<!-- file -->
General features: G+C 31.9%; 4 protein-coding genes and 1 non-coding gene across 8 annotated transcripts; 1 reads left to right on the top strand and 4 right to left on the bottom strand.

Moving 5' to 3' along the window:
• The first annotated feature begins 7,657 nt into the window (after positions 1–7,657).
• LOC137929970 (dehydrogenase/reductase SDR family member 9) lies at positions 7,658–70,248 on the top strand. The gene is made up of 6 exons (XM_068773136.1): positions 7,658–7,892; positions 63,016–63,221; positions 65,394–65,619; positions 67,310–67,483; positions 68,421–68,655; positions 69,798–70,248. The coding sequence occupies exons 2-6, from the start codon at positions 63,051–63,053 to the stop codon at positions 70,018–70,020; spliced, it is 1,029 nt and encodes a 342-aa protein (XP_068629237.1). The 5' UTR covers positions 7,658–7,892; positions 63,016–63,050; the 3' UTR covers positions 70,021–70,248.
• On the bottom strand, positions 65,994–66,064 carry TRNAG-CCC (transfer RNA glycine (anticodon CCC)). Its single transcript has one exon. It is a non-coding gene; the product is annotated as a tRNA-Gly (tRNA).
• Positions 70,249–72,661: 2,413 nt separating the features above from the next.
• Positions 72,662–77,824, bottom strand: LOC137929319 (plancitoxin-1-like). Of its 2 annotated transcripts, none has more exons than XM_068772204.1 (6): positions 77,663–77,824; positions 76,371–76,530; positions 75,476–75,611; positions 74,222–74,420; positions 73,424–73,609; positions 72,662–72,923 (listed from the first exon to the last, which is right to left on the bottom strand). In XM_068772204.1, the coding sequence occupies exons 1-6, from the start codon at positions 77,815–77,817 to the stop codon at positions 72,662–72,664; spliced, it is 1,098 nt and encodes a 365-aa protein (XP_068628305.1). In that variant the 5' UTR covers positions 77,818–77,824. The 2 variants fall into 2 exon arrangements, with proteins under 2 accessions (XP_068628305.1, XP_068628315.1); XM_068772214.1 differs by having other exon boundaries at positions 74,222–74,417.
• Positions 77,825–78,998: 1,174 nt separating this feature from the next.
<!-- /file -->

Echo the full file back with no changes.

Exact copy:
General features: G+C 31.9%; 4 protein-coding genes and 1 non-coding gene across 8 annotated transcripts; 1 reads left to right on the top strand and 4 right to left on the bottom strand.

Moving 5' to 3' along the window:
• The first annotated feature begins 7,657 nt into the window (after positions 1–7,657).
• LOC137929970 (dehydrogenase/reductase SDR family member 9) lies at positions 7,658–70,248 on the top strand. The gene is made up of 6 exons (XM_068773136.1): positions 7,658–7,892; positions 63,016–63,221; positions 65,394–65,619; positions 67,310–67,483; positions 68,421–68,655; positions 69,798–70,248. The coding sequence occupies exons 2-6, from the start codon at positions 63,051–63,053 to the stop codon at positions 70,018–70,020; spliced, it is 1,029 nt and encodes a 342-aa protein (XP_068629237.1). The 5' UTR covers positions 7,658–7,892; positions 63,016–63,050; the 3' UTR covers positions 70,021–70,248.
• On the bottom strand, positions 65,994–66,064 carry TRNAG-CCC (transfer RNA glycine (anticodon CCC)). Its single transcript has one exon. It is a non-coding gene; the product is annotated as a tRNA-Gly (tRNA).
• Positions 70,249–72,661: 2,413 nt separating the features above from the next.
• Positions 72,662–77,824, bottom strand: LOC137929319 (plancitoxin-1-like). Of its 2 annotated transcripts, none has more exons than XM_068772204.1 (6): positions 77,663–77,824; positions 76,371–76,530; positions 75,476–75,611; positions 74,222–74,420; positions 73,424–73,609; positions 72,662–72,923 (listed from the first exon to the last, which is right to left on the bottom strand). In XM_068772204.1, the coding sequence occupies exons 1-6, from the start codon at positions 77,815–77,817 to the stop codon at positions 72,662–72,664; spliced, it is 1,098 nt and encodes a 365-aa protein (XP_068628305.1). In that variant the 5' UTR covers positions 77,818–77,824. The 2 variants fall into 2 exon arrangements, with proteins under 2 accessions (XP_068628305.1, XP_068628315.1); XM_068772214.1 differs by having other exon boundaries at positions 74,222–74,417.
• Positions 77,825–78,998: 1,174 nt separating this feature from the next.